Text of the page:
1961 -- The Waters of Kronos

The most recent biography of Conrad Richter, David R. Johnson’s Conrad Richter: A Writer’s Life (2001), begins with an introductory chapter attempting to describe Richter’s “dread of public events that bordered on a phobia.” The chapter opens with Richter’s agony over the National Book Award ceremony, this a forced publicity march under the command of publisher Alfred Knopf. Richter had agreed to attend the pre-ceremony news conference, but after one look at the raised platform and microphone he plunked down in the first row of audience chairs, willing to field questions but unwilling to move on-stage. At the award presentations that evening, Richter again remained in the audience when his name was called, Knopf taking the podium to deliver the author’s acceptance speech:

I’m not speaking in person today because my ancestors prevented me. My father was a preacher. My grandfather was a preacher. My uncle and great uncle were preachers. They spoke in public constantly and used up all the talent in the blood stream so that when I came along, unfortunately there wasn’t any left. But I’m grateful that they didn’t all write, or I’d be left in a worse way….

Johnson’s introductory chapter ends by noting that throughout his last years Richter kept a Depression-era photograph of himself in the old corduroy jacket he always wore. Beneath his scowl and awkward stance was Richter’s hand-written, “Smile, **bleep** you, smile.”

July 22: On this day in 1941, on his twelfth wedding anniversary, Eugene O'Neill presented the just-finished manuscript of Long Day's Journey into Night to his wife, Carlotta.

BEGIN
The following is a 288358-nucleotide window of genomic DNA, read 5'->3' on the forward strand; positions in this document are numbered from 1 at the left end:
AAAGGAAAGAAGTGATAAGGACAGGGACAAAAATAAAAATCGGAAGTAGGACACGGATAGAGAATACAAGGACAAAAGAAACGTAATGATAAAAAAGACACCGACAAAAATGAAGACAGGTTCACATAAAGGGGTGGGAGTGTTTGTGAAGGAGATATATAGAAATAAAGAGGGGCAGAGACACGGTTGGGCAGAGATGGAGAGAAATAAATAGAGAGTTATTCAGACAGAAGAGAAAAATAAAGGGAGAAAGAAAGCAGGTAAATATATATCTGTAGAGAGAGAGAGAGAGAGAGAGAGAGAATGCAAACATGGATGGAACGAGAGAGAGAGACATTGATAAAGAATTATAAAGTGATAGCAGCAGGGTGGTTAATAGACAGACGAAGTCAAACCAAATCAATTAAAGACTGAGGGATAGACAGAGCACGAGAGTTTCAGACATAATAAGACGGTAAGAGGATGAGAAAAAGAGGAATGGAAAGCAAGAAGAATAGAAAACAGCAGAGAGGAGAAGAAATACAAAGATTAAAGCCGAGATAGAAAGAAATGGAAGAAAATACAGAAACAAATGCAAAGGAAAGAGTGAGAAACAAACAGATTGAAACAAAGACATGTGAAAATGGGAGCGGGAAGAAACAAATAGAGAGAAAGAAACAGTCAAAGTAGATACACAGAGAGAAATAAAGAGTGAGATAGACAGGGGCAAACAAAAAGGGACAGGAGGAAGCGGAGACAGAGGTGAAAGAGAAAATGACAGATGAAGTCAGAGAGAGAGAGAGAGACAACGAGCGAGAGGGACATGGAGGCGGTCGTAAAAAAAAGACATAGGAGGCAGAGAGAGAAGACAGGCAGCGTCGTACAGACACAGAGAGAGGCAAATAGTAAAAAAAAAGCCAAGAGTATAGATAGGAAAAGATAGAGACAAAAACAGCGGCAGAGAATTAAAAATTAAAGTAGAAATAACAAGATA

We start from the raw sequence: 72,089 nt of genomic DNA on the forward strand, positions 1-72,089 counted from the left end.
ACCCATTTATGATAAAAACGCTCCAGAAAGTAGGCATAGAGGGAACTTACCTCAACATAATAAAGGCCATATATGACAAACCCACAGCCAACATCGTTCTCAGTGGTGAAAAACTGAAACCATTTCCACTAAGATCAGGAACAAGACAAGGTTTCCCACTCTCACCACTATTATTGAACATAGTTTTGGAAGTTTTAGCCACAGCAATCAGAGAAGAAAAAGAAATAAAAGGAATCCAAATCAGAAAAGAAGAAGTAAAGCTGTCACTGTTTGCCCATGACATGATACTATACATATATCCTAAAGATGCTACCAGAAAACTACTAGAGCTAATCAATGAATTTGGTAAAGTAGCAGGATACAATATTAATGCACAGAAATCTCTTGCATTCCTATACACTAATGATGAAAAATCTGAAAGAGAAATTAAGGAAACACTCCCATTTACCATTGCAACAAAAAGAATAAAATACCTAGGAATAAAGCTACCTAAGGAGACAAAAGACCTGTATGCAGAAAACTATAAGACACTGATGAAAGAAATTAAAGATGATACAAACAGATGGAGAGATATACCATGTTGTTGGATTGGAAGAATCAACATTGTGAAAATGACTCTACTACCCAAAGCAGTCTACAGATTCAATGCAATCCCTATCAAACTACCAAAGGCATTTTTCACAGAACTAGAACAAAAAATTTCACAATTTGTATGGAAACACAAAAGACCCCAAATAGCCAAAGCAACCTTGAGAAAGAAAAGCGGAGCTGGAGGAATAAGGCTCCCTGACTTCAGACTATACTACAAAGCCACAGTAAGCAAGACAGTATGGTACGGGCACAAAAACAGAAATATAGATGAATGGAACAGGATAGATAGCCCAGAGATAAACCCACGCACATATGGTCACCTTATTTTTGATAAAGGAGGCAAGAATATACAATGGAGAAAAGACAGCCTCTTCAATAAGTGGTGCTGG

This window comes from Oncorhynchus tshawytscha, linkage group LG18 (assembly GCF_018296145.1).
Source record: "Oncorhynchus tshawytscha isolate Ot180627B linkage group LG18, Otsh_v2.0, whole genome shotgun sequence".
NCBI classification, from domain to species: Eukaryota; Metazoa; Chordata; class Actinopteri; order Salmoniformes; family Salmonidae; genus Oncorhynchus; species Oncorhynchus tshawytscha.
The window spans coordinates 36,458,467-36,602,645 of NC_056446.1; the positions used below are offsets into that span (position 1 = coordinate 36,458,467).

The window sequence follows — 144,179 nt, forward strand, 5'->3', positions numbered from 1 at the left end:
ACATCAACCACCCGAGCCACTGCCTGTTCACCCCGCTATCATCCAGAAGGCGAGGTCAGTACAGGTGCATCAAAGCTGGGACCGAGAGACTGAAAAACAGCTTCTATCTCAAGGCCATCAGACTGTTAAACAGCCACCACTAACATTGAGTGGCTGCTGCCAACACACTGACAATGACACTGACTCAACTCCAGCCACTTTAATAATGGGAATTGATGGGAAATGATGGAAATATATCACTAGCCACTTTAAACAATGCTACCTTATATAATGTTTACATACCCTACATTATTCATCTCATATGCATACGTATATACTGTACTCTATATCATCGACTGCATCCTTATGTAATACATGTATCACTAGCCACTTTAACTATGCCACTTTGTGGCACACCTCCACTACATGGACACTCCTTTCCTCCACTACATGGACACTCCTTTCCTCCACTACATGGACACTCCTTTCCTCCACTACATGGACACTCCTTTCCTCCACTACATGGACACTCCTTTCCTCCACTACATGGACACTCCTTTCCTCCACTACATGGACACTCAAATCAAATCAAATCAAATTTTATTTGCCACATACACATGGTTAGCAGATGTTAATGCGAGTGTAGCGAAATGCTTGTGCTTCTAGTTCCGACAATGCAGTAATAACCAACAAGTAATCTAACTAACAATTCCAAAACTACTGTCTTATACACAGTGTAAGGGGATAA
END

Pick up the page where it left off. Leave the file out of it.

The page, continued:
Crime fiction legends Dennis Lehane and Michael Connelly discuss the new book that unites their beloved sleuths Patrick Kenzie and Harry Bosch.

Books, CDs, DVDs to know about now
The Hundred-Year House

When a poetry scholar goes digging through the decrepit estate of his wife's family to uncover a bygone arts colony's strange mysteries, he awakens a tenacious monster: his mother-in-law. A wickedly funny take on aging aristocracies from author Rebecca Makkai (The Borrower).

Watching Them Be

What makes a film actor into a larger-than-life movie star? James Harvey's passionate, freewheeling essays explain why there are some faces (from Greta Garbo's to Samuel L. Jackson's) from which we cannot look away.


What if you called up the spouse on the verge of leaving you -- and instead found yourself magically talking to his younger self, the one you first fell for?  Rainbow Rowell, author of the YA smash Eleanor & Park, delivers a sly, enchanting take on 21st-century love.